Tuesday, March 31, 2009
Monday, March 30, 2009
We have been very busy at Golden Curls Ranch getting ready to bring our new BLM Adopted Curly Mustang mares home so I have not had a chance to post pictures and updates. But, our three young fellas (two geldings and one stallion) have been working wonderfully on their ground training and learning subtle commands. Golden Curls has a fabulous trainer who is calm and gentle while firm and encouraging....sounds like a perfect parent! His name is Fillaberto Blanco . Filly has been wonderful in encouraging Cinnamon River to come out of his shell and be a wonderful riding partner. Here is a few photos. Best wishes everyone - keep up the good work. We love to read all the new adventures and hope to share lots of fun with the RAC Mini-Contest! Angie
Sunday, March 29, 2009
I went to see Dolly yesterday afternoon (I start to say "today" later in this post, because it's actually the middle of the night right now). It turned lovely out -- half cloudy and half sunny. Dolly was great at first. The young boy was there again -- he comes out every time I'm there now. I thought it was great at first, because I viewed it as a great opportunity for Dolly to get used to more new things. There was one small hitch, however, and I'm rather embarrassed to even admit it. In hindsight, there are so many things I could have done differently. But I'm learning.
You see, I have no experience with children. None whatsoever. Nothing. Zip. Zilch. My natural state of being is extremely passive. I've gained tremendous amounts of assertiveness skills through training my dog, Dolly, and interactions with my husband, but I'm still a total blank with children. (I've actually had some terrible experiences in the past when unable to set boundaries with young people.)
In this case, it was the bb-gun that needed controlling. It took me several hours to gradually escalate in my own assertiveness. I know what I did wrong in hindsight, and what I could have done differently. NEXT TIME I'm there, I'm going to face it head on. I'll set a new rule right away. Absolutely no bb-guns outside of his grandma's house whatsoever when I have Dolly outside of her pen. Period. I'm going to try to enforce this without asking his grandma to intervene, because I want to do it myself. I want to prove to myself that I can set a rule with a child. I feel that I NEED to do this, for myself.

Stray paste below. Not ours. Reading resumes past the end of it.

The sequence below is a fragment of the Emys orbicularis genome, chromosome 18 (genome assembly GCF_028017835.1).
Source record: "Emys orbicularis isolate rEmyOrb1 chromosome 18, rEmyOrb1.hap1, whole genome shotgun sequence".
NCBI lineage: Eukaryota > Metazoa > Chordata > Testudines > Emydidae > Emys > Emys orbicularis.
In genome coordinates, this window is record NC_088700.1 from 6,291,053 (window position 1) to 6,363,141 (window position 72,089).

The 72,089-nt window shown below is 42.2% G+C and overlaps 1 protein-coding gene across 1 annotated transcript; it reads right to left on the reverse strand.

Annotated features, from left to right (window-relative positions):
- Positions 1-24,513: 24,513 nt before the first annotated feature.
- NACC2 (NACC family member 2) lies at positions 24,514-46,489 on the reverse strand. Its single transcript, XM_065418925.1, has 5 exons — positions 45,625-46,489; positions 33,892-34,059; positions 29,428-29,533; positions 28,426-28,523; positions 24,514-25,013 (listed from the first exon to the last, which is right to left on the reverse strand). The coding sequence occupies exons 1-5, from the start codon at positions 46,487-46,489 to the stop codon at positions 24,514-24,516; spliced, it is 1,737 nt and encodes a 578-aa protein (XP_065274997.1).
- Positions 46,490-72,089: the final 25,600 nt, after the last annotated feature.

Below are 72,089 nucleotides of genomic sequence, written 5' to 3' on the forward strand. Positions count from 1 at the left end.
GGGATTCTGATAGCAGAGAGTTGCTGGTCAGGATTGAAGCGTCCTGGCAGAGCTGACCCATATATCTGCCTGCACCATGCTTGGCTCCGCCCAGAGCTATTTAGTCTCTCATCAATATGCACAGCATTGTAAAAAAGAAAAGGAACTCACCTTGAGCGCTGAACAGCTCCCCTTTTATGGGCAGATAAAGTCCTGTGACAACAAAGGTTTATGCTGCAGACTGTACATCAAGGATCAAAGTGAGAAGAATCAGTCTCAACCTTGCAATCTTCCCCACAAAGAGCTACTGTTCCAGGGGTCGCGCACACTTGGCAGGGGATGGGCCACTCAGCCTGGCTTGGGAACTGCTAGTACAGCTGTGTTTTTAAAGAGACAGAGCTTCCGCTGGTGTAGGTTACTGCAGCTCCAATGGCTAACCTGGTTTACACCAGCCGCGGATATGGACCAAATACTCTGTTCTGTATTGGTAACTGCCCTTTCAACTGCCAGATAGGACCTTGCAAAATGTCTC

At first, the kid was shooting the bb-gun at a fairly close mud puddle. It made Dolly nervous, but I judged that it was within tolerable levels. She was tense at times, but would also relax. The boy also put the gun down for a while and came over to pet Dolly and feed her a handful of hay. I put the harness and stuff on Dolly.
Meanwhile, I'm struggling the whole time to control the kid/bb-gun. He's in 2nd grade. I tell him in gradually stronger ways that he can't shoot the bb-gun within earshot of Dolly. I tell him he can go down to the end of THAT driveway over there and shoot it. He says he won't shoot it. He tries 800 different ways to get around that -- for example, he dumps out all the bb's, thinking the gun won't make sound then. Wrong. And a dozen, "Can you hear me now?" Ugh. My bad. Dolly was getting anxious. The kid puts the gun away for a little bit. I work with Dolly and she's calmer again. She's focusing on me, and is line driving GREAT. I actually try to sit in the sled, since it's right next to me and she's already used to pulling me. But there wasn't any snow right there, just grass, and I was too heavy at that moment. So I had the boy sit in the sled, and Dolly pulled him wonderfully. I'd already told the boy to jump out at the first sign of Dolly acting weird, and to run away from Dolly as fast as he can. When we approached the evil snow drift, Dolly started to walk sideways, and the boy jumped ship immediately and ran. It was great. I was able to work Dolly through it and get her turned back around so we could keep working. She really did wonderfully. I was able to work with her a little bit more and I was AMAZED by how well she was turning, stopping, and even backing with the driving lines. It was the first time she's REALLY listened to me through the lines.